Bigelow: Bigelow Aerospace's founder and president is Robert Bigelow, a Las Vegas-based general contractor, real estate tycoon, hotel businessman and developer. Since 1999, his company has been focused on creating affordable inflatable space habitats for national space agencies and corporate clients. According to the Bigelow Aerospace website, the BA 330 can function as an independent space station, and several BA 330 habitats can be connected together in a modular fashion to create an even larger and more capable orbital space complex. Robert Bigelow and his team have extensively blueprinted concepts for their expandable habitats to be used at other destinations."Expandable habitats are an enabling technology that will make the dream of robust beyond-LEO human space exploration a reality," Gold said. "Regardless of the ultimate destination, be it L2 [Lagrange Point 2], the surface of the moon or even a historic mission to Mars, the large volumes provided by Bigelow Aerospace systems, combined with enhanced protection from radiation and physical debris, make habitats such as the BA 330 an essential part of any realistic beyond-LEO architecture."

Sierra Nevada Corp:
Sierra Nevada must be doing something right: In 2010, the company netted $20 million out of an available $50 million in NASA funding for preliminary development. In 2011, NASA added another $80 million in second-round funding. Moreover, its hybrid rocket engines, which powered SpaceShipOne on its successful Ansari X Prize bid, also propelled SpaceShipTwo on its two successful supersonic test flights in 2013 

Orbital Science Corp. 
Open the space catalog of Virginia-based Orbital Science Corp. and you'll find small- and medium-class rockets, along with launch services covering orbiting satellites, deep space probes and payload deliveries to high altitudes. Its clientele encompasses the commercial, military and civil government sectors, including NASA, with whom it secured a $1.9-billion contract to fly eight cargo missions to the International Space Station (ISS).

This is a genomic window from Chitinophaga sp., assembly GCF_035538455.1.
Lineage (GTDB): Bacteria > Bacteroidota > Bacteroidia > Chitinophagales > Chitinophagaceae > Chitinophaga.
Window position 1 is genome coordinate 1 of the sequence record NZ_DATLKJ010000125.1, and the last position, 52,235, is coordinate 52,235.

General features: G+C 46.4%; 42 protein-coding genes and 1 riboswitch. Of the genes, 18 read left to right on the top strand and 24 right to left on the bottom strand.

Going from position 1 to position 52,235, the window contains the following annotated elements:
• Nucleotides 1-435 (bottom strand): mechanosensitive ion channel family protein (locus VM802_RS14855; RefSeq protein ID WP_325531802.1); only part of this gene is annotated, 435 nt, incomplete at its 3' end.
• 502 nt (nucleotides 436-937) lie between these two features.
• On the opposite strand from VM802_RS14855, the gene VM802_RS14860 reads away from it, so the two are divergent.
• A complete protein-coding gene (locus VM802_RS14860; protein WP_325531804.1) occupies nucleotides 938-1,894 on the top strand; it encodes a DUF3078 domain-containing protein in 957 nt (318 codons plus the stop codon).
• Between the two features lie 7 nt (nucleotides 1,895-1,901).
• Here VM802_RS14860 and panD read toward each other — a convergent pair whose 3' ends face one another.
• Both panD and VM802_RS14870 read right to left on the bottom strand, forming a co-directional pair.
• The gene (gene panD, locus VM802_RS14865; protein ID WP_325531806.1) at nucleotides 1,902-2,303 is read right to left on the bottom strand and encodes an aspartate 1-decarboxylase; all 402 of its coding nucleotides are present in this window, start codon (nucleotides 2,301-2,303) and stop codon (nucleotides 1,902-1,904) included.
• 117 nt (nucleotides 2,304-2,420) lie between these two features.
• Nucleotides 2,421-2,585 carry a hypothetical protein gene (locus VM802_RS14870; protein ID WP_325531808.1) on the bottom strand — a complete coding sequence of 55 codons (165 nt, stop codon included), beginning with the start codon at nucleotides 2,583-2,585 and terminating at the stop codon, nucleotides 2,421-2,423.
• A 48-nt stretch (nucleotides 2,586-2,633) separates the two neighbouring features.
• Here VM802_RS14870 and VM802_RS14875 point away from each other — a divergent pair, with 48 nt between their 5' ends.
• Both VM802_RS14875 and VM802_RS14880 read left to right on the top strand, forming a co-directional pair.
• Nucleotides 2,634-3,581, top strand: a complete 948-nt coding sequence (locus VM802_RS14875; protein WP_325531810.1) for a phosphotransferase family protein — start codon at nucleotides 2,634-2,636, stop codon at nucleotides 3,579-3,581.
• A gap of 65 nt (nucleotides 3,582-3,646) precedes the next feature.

Still, as the contenders in the new space race round the first turn, Orbital remains strong in the pack. By developing a launch abort system for NASA's Orion crew capsule, it maintains a stake in the space agency's future endeavors, while also hedging its bets across public and private space sectors.

Virgin Galatic: Richard Bransons company is a major player in the private sector of space, however most of his projects so far have been aimed at taking the affluent into papabolic flight. Travelers will board SS2 -- a 60-foot (18-meter), six-person rocket glider slung below VirginMothership Eve. This dual-fuselage aircraft, which stretches 140 feet (43 meters) from wingtip to wingtip, will climb to 50,000 feet (15,240 meters) before releasing SS2. SS2 will then kick in its rockets and hurtle to the edge of space (around 62 miles, or 100 kilometers) on a parabolic flight. 

Russia: Last year, Russia said that it will develop new huge rockets for manned flights to the moon and Mars, by 2030 – the same year that Nasa is aiming for the red planet.
Russia has announced plans to build a super-heavy carrier rocket that could propel its cosmonauts to Mars. RIA Novosti reports that a working group has looked at proposals for a heavy-lift rocket, including the revival of the Energia launcher. The rocket will rival Nasa's Space Launch System (SLS) which is expected to come in two variants capable of lifting 70 and 130 tonnes into orbit.Construction of the first stage of Russia's super-rocket - capable of lifting 80 tonnes - is already underway, according to Roscosmos chief Oleg Ostapenko.